When your corn is beyond needing spraying for weed control, broadcast some brassicas into the corn as well. Then a month later broadcast some rye into the corn as well.

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Those beans will probably get eaten down to the dirt as soon as they pop up. But as mentioned, if you already have them go ahead and plant them if you'd like.

X2 what wild thing said. Brassicas in late July/early August depending on where you are located in the state, then broadcast cereal rye directly into them somewhere between labor day and mid September.
 

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That small of an area and apparent soil conditions you could get away without a rototiller or a cultipacker. If your already willing to use a hoe to plant beans, carry a plain old leaf rake in there to scratch the surface, broadcast and walk a few laps. I'd probably toss in some brassica, clover and wr and spread it back into the standing corn. I'm curious why "they" left a small patch like that unplanted
 

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Beans definitely won't make it in a plot that size, brassicas likely won't last long either. For small plots, you need browse tolerance..which narrows it down to clover and cereal grains. For your situation, I'd keep the area sprayed and plant cereal grains Sept 1. No need for equipment, just rake it in. Soil looks sandy, cereal rye and some oats mixed in would be my preference.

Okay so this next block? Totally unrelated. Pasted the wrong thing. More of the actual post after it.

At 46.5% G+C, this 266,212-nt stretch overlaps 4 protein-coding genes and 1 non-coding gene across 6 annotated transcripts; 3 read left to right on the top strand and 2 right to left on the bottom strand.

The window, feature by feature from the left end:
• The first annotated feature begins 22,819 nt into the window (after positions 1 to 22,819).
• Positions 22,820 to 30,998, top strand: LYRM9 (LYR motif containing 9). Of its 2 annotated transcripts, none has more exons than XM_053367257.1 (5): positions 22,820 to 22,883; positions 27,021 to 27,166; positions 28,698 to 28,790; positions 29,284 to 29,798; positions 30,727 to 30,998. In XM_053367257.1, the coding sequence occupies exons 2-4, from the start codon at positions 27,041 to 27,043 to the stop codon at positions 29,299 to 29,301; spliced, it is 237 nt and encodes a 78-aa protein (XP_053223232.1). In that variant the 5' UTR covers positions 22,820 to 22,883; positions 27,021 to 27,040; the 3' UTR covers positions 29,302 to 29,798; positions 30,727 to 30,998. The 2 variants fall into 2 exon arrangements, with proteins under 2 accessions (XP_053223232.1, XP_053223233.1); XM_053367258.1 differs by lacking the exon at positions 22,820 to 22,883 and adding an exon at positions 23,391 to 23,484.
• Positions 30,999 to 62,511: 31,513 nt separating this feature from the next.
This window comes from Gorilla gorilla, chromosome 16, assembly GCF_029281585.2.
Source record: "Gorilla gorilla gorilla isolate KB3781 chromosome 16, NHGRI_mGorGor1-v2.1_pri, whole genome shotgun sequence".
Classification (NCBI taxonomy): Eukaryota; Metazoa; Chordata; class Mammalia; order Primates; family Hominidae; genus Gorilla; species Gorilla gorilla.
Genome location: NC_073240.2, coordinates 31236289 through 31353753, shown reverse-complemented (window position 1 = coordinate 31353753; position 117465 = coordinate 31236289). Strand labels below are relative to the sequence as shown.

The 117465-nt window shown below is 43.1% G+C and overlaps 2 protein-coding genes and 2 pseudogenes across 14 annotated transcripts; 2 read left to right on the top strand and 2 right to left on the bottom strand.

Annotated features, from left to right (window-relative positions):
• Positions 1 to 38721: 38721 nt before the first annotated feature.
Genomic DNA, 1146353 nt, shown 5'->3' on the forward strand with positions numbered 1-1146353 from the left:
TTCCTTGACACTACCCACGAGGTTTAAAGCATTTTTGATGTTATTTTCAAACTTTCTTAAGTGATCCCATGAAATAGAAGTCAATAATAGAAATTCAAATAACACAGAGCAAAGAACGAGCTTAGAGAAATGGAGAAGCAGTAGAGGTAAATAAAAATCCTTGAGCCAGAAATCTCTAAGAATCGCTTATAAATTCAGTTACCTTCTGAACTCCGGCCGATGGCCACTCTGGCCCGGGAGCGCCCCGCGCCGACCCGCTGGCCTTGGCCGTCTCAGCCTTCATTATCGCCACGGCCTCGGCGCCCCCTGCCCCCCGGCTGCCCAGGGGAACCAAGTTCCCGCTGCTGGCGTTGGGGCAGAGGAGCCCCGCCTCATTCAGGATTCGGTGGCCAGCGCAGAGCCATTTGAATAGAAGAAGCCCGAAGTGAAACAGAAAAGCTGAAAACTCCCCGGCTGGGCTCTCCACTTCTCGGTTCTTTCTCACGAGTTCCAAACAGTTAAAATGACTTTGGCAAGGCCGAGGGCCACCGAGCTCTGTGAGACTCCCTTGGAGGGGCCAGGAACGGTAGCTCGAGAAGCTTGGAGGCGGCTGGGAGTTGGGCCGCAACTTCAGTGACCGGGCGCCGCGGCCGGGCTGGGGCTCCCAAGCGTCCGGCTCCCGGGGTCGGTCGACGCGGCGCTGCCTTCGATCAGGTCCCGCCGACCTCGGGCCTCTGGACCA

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I would go with turnips or radishes now then carry a bag of oats in there Labor Day weekend.
 
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Dump /plant your beans.
Instruct those spraying you planted beans and if possible, would they be so kind as not to drift weed killer onto them please? If they do could they let you know so you can get in there to deal with it?

And I'd only be beaning it to have a cover crop until August when seeding rye or wheat. Just leaves the remaining beans alone at rye or wheat planting date. A few brassicas (rape or radish or whatever is on hand or cheap) in the center before August would be fine by me too. If overbrowsed there could still be tubers the deer will smell if planted early enough. Maybe a brief distraction for visitors expecting the cereal shoots they smelled outside the loud smelling corn.
 

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Discussion Starter · #19 ·
That small of an area and apparent soil conditions you could get away without a rototiller or a cultipacker. If your already willing to use a hoe to plant beans, carry a plain old leaf rake in there to scratch the surface, broadcast and walk a few laps. I'd probably toss in some brassica, clover and wr and spread it back into the standing corn. I'm curious why "they" left a small patch like that unplanted
They use massive equipment (think 36 row planters) and can't get into the corners very well.
 

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Discussion Starter · #20 ·
Beans definitely won't make it in a plot that size, brassicas likely won't last long either. For small plots, you need browse tolerance..which narrows it down to clover and cereal grains. For your situation, I'd keep the area sprayed and plant cereal grains Sept 1. No need for equipment, just rake it in. Soil looks sandy, cereal rye and some oats mixed in would be my preference.
I planted a similar size plot of brassicas three years ago and they did just fine. I'm in pretty much open farm country so the deer have all kind of food options available. Not a big deer density area.